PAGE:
Concrete wastewater treatment facility tank

Recoating wastewater tanks with limited downtime and space

Another challenge that the crew had to contend with was the job's tight timeframe. “The wastewater facility was in use the entire time, so only two tanks could be down at one time. The job was divided into two phases over the course of eight months. Each phase was approximately four weeks in length. We needed to get the tanks back in service as soon as we could,” said Belisle. He and his crew of three to four men worked diligently to meet milestones and keep the job on schedule.

In addition to racing the clock, space was at a premium for this job. The laydown area was very limited, and according to Belisle, all equipment had to be stacked in a single file line, making logistics a bit challenging at times.

One piece of good news for the crew, though, was that containment was relatively easy. “The very nature of the tank made it almost entirely self-contained. There is only a 4-foot [1.2 m] gap in the ceiling of the tank. We used tarps for the containment and hooked up a 40,000 cfm [1,133.0 m³/min.] Entech dust collector when we abrasive blasted the concrete,” explained Belisle.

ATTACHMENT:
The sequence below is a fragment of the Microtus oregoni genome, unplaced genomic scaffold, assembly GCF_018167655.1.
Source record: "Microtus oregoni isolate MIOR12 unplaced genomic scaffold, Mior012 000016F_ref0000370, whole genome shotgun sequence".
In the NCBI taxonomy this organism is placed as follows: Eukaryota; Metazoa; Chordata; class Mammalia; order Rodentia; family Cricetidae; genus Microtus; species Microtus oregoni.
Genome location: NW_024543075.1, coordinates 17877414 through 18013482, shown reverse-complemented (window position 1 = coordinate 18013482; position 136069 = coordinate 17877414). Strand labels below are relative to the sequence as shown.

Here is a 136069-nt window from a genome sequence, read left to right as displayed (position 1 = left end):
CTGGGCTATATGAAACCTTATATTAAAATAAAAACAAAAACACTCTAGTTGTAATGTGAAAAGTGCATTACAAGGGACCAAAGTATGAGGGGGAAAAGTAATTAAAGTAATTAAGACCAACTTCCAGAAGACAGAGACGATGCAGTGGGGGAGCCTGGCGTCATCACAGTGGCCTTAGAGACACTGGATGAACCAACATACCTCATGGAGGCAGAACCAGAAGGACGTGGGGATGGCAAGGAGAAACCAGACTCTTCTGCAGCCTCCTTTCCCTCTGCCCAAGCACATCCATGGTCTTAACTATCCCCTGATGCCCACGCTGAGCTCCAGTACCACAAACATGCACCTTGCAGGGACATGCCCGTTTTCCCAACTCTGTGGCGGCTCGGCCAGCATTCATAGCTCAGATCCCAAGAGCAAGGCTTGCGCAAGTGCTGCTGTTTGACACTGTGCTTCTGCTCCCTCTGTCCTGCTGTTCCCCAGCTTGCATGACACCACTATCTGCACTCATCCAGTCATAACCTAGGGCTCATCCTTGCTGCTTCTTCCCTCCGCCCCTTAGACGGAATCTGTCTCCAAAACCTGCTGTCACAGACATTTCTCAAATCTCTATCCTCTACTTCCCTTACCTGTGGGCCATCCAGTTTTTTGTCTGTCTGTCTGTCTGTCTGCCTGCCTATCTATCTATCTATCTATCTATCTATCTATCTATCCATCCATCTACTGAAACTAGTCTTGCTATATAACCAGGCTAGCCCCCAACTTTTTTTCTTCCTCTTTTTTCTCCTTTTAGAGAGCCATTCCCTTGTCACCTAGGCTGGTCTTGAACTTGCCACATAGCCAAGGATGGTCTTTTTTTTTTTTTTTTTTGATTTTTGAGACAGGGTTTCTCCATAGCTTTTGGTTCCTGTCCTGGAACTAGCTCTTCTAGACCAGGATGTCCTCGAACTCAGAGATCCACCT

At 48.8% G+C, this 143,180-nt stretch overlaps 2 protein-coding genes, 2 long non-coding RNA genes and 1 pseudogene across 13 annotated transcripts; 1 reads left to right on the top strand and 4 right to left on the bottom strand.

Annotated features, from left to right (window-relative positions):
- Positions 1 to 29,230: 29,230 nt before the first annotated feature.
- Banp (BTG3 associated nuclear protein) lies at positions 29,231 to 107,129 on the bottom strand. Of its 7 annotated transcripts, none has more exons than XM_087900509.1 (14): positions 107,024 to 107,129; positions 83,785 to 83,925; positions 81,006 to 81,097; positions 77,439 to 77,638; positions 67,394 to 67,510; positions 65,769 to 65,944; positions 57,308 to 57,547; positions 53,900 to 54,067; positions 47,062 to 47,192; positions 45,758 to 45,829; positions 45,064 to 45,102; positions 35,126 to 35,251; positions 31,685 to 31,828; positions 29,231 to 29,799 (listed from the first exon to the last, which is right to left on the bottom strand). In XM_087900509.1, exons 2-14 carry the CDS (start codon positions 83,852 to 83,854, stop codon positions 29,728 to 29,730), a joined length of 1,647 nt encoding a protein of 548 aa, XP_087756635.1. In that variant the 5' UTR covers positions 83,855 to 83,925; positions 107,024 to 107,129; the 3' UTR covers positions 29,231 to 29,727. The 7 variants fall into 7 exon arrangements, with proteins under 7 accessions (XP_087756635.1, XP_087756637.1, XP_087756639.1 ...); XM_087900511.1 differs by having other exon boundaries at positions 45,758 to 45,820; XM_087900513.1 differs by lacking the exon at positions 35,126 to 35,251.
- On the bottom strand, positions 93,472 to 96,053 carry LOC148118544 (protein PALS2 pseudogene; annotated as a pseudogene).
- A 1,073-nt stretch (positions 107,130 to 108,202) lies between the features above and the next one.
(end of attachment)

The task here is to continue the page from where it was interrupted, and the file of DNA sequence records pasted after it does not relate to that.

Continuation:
Cleaning and preparing the concrete tank for recoating 

The first step in preparing the concrete tanks to receive the new Sherwin-Williams coating system was for the team to power wash the entire area. Using a 5,000 psi (34.5 MPa) Mi-T-M power washer and an alkaline-based detergent manufactured by Great Lakes Laboratories and distributed by Sherwin-Williams, the crew removed all loose coating. It was then time for the team to abrasive blast the substrate to remove all remaining coating material and loose concrete.

“We used an Axxiom Schmidt trailer-mounted blast pot with Black Beauty abrasives to achieve a NACE 6/SSPC-SP-13/ICRI CSP 3–6 surface profile,” said Belisle. That’s Society for Protective Coatings (SSPC) Surface Preparation (SP) and International Concrete Repair Institute (ICRI) Concrete Surface Profile (CSP).